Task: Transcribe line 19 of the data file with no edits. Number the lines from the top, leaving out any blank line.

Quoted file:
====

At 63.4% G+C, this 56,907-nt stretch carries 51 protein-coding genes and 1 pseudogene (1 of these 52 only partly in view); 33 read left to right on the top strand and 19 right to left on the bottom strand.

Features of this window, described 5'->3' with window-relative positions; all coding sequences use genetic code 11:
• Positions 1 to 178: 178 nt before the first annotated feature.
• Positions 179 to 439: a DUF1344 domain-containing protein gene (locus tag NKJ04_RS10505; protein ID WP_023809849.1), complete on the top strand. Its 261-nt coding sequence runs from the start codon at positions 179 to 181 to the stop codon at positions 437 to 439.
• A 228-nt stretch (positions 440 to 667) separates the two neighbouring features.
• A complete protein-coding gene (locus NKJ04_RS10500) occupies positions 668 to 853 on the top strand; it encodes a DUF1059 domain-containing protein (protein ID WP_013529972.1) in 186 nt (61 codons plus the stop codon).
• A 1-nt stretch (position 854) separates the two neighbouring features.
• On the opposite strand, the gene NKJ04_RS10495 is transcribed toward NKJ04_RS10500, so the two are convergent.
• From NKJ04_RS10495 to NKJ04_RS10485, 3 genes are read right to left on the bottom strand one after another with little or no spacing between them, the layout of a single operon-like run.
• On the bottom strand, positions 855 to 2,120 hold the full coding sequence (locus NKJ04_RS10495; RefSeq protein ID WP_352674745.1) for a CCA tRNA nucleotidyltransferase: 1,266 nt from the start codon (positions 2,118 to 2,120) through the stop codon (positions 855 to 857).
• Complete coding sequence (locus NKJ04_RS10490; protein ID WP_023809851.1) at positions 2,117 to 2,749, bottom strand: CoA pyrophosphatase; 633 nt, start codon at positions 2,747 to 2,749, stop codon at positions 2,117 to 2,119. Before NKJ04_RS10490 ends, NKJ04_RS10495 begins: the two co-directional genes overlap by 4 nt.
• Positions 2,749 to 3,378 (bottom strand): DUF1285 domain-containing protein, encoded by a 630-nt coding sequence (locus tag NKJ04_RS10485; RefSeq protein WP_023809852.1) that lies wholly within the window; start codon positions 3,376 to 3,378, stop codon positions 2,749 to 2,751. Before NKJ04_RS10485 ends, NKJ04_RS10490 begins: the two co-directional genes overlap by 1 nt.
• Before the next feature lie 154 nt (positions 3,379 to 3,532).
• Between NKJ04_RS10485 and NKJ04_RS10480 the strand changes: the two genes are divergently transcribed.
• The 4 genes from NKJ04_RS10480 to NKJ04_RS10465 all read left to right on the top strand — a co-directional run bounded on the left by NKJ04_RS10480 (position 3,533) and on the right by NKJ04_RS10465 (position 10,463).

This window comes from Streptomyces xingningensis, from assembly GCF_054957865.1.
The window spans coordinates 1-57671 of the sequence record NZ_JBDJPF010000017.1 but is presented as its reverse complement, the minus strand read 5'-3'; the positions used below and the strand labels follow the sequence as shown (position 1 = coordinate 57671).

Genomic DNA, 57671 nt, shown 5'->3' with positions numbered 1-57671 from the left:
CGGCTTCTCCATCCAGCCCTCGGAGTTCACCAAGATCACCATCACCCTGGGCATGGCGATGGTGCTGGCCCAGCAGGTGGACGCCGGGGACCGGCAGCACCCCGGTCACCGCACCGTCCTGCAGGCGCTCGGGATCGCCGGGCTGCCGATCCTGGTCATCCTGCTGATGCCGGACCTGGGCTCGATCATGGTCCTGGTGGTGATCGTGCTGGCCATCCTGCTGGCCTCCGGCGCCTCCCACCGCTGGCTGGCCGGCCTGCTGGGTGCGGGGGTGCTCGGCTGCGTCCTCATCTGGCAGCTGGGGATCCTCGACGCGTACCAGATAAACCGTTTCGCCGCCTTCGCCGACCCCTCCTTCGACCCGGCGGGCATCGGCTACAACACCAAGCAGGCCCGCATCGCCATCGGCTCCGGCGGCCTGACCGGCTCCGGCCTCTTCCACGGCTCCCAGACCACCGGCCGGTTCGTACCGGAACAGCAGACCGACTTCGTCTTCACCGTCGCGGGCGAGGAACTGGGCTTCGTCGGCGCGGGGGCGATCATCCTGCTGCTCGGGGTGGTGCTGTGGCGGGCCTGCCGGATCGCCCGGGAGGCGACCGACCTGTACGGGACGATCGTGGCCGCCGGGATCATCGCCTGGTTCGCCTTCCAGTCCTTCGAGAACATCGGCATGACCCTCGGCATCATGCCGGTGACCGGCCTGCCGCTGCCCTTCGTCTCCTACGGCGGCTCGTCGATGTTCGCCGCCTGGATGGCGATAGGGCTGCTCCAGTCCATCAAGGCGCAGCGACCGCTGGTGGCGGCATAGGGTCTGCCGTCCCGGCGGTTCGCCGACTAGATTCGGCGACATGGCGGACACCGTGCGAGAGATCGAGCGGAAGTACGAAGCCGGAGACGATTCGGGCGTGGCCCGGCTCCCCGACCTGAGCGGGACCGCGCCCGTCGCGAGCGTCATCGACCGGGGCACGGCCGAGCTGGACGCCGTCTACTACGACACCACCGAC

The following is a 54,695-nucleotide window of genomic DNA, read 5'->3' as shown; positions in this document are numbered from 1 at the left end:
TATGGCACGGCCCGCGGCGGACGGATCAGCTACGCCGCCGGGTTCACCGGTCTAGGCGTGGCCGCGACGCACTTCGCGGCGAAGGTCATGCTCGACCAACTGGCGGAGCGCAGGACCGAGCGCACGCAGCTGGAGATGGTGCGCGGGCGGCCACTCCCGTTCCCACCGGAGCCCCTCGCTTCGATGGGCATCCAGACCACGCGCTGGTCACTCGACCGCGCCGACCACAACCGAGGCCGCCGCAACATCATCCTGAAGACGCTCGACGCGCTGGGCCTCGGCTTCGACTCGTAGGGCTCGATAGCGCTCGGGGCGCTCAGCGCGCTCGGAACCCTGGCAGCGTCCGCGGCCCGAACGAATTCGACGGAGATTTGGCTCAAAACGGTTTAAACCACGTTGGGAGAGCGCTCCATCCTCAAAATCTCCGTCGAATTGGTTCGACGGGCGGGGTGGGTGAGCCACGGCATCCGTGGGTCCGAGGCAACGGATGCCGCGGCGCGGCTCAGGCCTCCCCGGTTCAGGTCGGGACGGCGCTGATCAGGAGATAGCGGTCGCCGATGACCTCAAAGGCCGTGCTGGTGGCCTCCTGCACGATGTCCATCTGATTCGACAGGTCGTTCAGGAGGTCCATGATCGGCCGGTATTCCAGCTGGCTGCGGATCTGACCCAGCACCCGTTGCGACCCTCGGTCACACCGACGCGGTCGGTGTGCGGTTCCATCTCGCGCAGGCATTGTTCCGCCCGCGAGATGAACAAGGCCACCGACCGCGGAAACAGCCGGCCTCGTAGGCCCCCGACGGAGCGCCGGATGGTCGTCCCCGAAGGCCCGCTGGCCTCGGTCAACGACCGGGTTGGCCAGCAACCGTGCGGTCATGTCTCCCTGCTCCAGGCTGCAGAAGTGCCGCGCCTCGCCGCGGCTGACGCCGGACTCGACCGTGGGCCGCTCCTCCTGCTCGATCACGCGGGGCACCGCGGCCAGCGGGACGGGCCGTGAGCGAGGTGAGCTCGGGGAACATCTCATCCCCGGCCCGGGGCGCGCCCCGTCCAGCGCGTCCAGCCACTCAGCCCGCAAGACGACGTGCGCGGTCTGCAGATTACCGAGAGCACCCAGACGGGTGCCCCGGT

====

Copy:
CGGCTTCTCCATCCAGCCCTCGGAGTTCACCAAGATCACCATCACCCTGGGCATGGCGATGGTGCTGGCCCAGCAGGTGGACGCCGGGGACCGGCAGCACCCCGGTCACCGCACCGTCCTGCAGGCGCTCGGGATCGCCGGGCTGCCGATCCTGGTCATCCTGCTGATGCCGGACCTGGGCTCGATCATGGTCCTGGTGGTGATCGTGCTGGCCATCCTGCTGGCCTCCGGCGCCTCCCACCGCTGGCTGGCCGGCCTGCTGGGTGCGGGGGTGCTCGGCTGCGTCCTCATCTGGCAGCTGGGGATCCTCGACGCGTACCAGATAAACCGTTTCGCCGCCTTCGCCGACCCCTCCTTCGACCCGGCGGGCATCGGCTACAACACCAAGCAGGCCCGCATCGCCATCGGCTCCGGCGGCCTGACCGGCTCCGGCCTCTTCCACGGCTCCCAGACCACCGGCCGGTTCGTACCGGAACAGCAGACCGACTTCGTCTTCACCGTCGCGGGCGAGGAACTGGGCTTCGTCGGCGCGGGGGCGATCATCCTGCTGCTCGGGGTGGTGCTGTGGCGGGCCTGCCGGATCGCCCGGGAGGCGACCGACCTGTACGGGACGATCGTGGCCGCCGGGATCATCGCCTGGTTCGCCTTCCAGTCCTTCGAGAACATCGGCATGACCCTCGGCATCATGCCGGTGACCGGCCTGCCGCTGCCCTTCGTCTCCTACGGCGGCTCGTCGATGTTCGCCGCCTGGATGGCGATAGGGCTGCTCCAGTCCATCAAGGCGCAGCGACCGCTGGTGGCGGCATAGGGTCTGCCGTCCCGGCGGTTCGCCGACTAGATTCGGCGACATGGCGGACACCGTGCGAGAGATCGAGCGGAAGTACGAAGCCGGAGACGATTCGGGCGTGGCCCGGCTCCCCGACCTGAGCGGGACCGCGCCCGTCGCGAGCGTCATCGACCGGGGCACGGCCGAGCTGGACGCCGTCTACTACGACACCACCGAC